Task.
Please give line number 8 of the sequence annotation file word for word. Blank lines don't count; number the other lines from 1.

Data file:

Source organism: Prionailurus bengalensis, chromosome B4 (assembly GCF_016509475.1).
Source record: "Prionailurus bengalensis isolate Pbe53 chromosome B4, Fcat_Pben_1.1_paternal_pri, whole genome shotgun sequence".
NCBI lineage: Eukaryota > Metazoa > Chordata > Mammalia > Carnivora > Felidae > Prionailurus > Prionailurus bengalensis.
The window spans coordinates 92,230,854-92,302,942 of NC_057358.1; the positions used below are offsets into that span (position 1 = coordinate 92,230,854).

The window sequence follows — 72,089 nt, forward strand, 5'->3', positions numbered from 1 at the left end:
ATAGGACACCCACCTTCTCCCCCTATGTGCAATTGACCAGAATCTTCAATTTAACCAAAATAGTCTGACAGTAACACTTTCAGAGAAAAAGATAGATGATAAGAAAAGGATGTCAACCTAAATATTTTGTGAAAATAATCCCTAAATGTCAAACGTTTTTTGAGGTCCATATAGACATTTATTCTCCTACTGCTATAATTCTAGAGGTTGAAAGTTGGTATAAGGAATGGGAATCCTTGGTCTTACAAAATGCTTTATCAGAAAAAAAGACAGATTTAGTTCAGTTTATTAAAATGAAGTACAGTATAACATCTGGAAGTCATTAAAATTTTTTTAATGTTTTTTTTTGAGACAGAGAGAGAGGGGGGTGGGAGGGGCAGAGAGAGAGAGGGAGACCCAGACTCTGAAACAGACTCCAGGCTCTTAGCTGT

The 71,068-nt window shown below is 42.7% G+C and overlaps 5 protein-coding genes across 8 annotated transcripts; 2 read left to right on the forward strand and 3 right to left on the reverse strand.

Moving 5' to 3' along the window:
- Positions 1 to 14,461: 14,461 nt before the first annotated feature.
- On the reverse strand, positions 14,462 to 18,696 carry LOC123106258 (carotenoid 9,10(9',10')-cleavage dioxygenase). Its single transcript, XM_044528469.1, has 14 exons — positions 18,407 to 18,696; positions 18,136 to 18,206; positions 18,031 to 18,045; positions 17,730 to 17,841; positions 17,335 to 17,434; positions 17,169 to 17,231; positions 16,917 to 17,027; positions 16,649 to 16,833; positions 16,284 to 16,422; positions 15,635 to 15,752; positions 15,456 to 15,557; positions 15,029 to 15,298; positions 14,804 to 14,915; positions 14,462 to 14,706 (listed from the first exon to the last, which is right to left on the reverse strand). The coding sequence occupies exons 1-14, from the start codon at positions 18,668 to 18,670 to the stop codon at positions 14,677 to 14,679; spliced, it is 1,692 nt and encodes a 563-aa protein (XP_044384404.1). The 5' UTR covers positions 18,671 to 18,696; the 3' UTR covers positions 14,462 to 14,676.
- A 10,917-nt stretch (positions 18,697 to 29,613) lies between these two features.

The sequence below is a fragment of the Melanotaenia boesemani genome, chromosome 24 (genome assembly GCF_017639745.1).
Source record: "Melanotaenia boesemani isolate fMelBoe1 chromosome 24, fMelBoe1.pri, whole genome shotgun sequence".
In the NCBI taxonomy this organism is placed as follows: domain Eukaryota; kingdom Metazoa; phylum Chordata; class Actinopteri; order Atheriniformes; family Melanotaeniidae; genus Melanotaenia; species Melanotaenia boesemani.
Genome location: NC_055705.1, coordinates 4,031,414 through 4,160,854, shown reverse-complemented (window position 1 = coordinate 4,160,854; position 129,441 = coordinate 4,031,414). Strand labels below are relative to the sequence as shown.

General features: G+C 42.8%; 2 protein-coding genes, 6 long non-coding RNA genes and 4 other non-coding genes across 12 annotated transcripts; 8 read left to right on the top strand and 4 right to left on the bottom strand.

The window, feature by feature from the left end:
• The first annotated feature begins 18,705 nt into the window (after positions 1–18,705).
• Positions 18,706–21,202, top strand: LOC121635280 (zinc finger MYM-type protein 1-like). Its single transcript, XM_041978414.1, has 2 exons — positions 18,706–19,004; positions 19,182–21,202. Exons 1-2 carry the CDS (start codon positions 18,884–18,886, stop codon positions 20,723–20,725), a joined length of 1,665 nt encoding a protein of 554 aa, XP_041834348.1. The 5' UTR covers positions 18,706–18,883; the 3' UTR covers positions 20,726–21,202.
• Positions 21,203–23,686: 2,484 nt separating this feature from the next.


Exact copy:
Moving 5' to 3' along the window: